I saw flocks, gaggles, herds, wisps, springs, flings, paddles, plumps, omnisciences (yes, really!), deserts, a small exaltation, doadings, skeins and flights – but what is the collective noun for lots of your birding friends? Because it was a great place to meet folk.

As soon as I arrived I met the Wilde family, at least the three of them not watching Everton stick four goals on Aston Villa, in the car park. As we strolled to the entrance a Goldeneye flew over and skeins of Pinkfeet were flying over – chatting to each other. I said to Findlay that I was sure I heard one of them say to another ‘Why isn’t the WWT asking its members to sign Rob Sheldon’s e-petition to get rid of toxic lead ammunition that poisons tens of thousands of waterfowl each year?’.

Then there were friends from BAWC with their smart display and stand, folk from the RSPB, attendees at various Hen Harrier events, birders, a Sunday influx of raptor workers from the North of England Raptor Forum conference, Iolo Williams, Charlie Elder, the Wildsounds crew and many others.

My talk was packed – with the already-converted for the most part I think – but packed is good!

Talking to Tom Clare he mentioned that there were a couple of Goldeneye around, and I said we’d seen one on arrival – apparently that’s quite a good record for Martin Mere! You never know do you.

The Saturday evening ended with a small but impressive murmuration of Starlings and a distant Barn Owl – but I hadn’t had much time for birding. As I walked to the car the Pinkfeet were still asking each other why WWT hasn’t asked its members to sign Rob Sheldon’s e-petition to ban toxic ammunition which is a danger to raptors and other scavengers.

The car park was busier still on Sunday morning – it might be the Iolo-factor.  But the Pinkfeet overhead were asking why WWT hasn’t yet asked its members to sign the e-petition to ban toxic lead ammunition that is a human health problem for some groups, particularly children.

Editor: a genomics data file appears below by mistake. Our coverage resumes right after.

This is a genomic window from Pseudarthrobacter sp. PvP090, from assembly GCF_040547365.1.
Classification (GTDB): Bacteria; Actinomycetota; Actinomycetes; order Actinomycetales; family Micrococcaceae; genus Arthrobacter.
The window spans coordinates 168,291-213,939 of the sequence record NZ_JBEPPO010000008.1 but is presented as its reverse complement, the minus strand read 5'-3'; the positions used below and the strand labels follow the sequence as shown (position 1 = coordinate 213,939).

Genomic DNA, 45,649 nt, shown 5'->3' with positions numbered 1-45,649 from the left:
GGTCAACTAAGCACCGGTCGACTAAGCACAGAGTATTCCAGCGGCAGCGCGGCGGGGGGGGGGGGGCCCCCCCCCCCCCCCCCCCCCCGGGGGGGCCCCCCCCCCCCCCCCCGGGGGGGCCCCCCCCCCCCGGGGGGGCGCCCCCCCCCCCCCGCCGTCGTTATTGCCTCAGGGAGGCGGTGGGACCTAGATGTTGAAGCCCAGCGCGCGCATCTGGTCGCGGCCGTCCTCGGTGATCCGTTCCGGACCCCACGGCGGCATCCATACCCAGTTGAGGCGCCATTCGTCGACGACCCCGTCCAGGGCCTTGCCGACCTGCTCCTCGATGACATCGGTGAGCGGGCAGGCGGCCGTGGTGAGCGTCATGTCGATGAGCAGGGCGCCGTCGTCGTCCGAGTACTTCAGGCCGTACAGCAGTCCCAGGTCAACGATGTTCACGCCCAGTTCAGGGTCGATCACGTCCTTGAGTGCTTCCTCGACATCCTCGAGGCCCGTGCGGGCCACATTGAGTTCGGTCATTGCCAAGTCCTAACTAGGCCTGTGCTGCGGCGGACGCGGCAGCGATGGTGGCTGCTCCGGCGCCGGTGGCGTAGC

There were more raptor workers around on Sunday but I managed to do a little more birding – there was a very splendid cream-crowned Marsh Harrier floating around in the sunshine. Even Henry was there – he’s such a tart for celebrities!

The WWT has just opened a new hide, the Discovery Hide, at Martin Mere but to even things up some vandals had a go at two of the existing ones – idiots!

I enjoyed Graham Jones’s talk about Hen Harriers and the plug he gave to BAWC and Hen Harrier Day (he even mentioned Inglorious) and the large crowd listening also enjoyed it.

As I walked out to the car the Pinkfeet were still wondering, wondering, wondering, wondering when WWT would ask its members to support Rob Sheldon’s e-petition that promotes what WWT have been asking for for years – a ban on toxic lead ammunition. But no-one knows, no-one knows.


A good-looking male with Iolo Williams

A good-looking male with Iolo Williams



Big Story on Friday evening

I’m looking forward to attending the Big Story event on Friday at the Natural History Museum.

It’s a live, staged adaptation of the Natural Histories radio series and of the book reviewed here a while ago.

With Rory Bremner, Tamsin Greig, and a host of stuffed animals (?) involved, it’s bound to be a good evening???? And I haven’t been to the NHM for a while – it’s a fabulous building in its own right, of course.

And maybe I’ll fit in a look at the Wildlife Photographer of the Year exhibition too.